19th Annual Lingcod Egg Mass Survey – February 4th to March 4th 2012
Every year the Vancouver Aquarium encourages scuba divers around BC to help out with the Lingcod Egg Mass Survey (LEMS). Lingcod are a local ground fish sought after by anglers and commercial fisheries because of their high quality meat. Unfortunately for this reason the Georgia Strait population have became endangered, reaching 3-5 percent of its original population. As a result, the recreational fishery was restricted and the commercial fishery closed.
With their large head, sizable teeth and large bodies, Lingcod (Ophiodon elongatus) are a formidable predator of the local waters of British Columbia. Lingcod can reach up to 152cm in length and many reports suggest they can reach larger sizes; they will prey upon smaller fish and even the giant pacific octopus. An interesting fact that is not commonly known is that the lingcod are not actually a cod at all! They belong to the Family Hexaigrammidae or greenlings. Each year between early January and late March the lingcod begin to spawn, males fight for the right to mate with the females and show the tell tale battle scars of the event. The females lay the cluster of eggs, which look like a mass of Styrofoam, hidden in cracks and crevasses, the female then leaves the nest. The male lingcod guards the egg mass or multiple egg masses with boldness, not fearing anything or any diver.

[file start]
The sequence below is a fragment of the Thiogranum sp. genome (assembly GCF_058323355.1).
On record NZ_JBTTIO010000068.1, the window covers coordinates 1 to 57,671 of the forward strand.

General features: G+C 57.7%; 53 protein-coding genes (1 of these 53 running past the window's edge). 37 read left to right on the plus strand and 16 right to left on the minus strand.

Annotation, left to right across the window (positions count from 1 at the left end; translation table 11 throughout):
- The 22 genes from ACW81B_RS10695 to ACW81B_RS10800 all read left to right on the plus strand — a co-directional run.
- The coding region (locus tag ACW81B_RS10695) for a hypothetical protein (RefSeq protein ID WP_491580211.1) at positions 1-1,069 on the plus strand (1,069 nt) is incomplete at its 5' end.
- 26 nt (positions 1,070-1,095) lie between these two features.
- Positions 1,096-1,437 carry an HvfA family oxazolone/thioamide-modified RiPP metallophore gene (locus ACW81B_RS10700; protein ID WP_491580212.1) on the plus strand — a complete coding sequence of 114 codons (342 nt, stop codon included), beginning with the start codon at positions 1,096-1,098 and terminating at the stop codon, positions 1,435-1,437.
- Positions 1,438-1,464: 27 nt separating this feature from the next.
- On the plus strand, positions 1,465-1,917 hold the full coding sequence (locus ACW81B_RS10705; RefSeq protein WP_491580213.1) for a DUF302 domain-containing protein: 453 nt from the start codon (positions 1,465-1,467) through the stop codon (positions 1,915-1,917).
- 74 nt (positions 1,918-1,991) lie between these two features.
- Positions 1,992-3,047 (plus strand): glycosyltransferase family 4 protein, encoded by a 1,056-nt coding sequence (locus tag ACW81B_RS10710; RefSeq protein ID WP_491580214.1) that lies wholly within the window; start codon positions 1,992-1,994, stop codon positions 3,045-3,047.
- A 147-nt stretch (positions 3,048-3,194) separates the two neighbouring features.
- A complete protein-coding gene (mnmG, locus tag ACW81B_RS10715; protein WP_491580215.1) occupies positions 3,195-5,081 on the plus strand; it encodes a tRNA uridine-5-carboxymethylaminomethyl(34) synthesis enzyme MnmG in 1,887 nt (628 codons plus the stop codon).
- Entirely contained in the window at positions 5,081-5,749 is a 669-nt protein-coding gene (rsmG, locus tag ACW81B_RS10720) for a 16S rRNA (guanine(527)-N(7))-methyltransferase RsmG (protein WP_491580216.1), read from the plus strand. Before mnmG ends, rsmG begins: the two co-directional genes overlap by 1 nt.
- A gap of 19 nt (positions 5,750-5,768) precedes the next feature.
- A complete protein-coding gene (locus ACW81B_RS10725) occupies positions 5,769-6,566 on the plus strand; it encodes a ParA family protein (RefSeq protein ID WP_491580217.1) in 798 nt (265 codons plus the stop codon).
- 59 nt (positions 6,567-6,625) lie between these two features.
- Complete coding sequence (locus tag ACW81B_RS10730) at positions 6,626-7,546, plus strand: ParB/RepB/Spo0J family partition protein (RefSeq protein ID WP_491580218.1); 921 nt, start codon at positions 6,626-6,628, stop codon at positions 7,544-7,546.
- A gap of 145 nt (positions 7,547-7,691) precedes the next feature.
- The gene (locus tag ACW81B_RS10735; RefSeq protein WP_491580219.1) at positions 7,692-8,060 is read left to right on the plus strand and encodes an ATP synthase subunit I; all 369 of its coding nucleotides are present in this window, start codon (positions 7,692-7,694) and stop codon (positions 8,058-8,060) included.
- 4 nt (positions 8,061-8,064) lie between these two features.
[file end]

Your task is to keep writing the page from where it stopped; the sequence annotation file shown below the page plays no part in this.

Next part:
The Vancouver Aquarium survey requires divers to collect certain data such as: dive site location, depth at which the egg mass was seen, size, condition of the egg mass, where the egg mass is situated and if there is a male guarding the nest or if it has been abandoned. Divers after collecting the data can visit the Vancouver Aquarium website at www.vanaqua.org and fill out their findings. The years of data collected for the project allows researchers to understand lingcod abundance, age of the population and will help them protect lingcod for the future!
Each year Edge Divers head out to collect data! This month The Edge Diving Centre has collected over a dozen surveys at Porteau Cove, Christie Islet, Anvil Island and Kelvin Grove in support of the Vancouver Aquarium’s efforts and our continuing commitment to protect the marine environment!
Think globally, act locally.
Blog by: Mike Delaney Video by: Henry Wang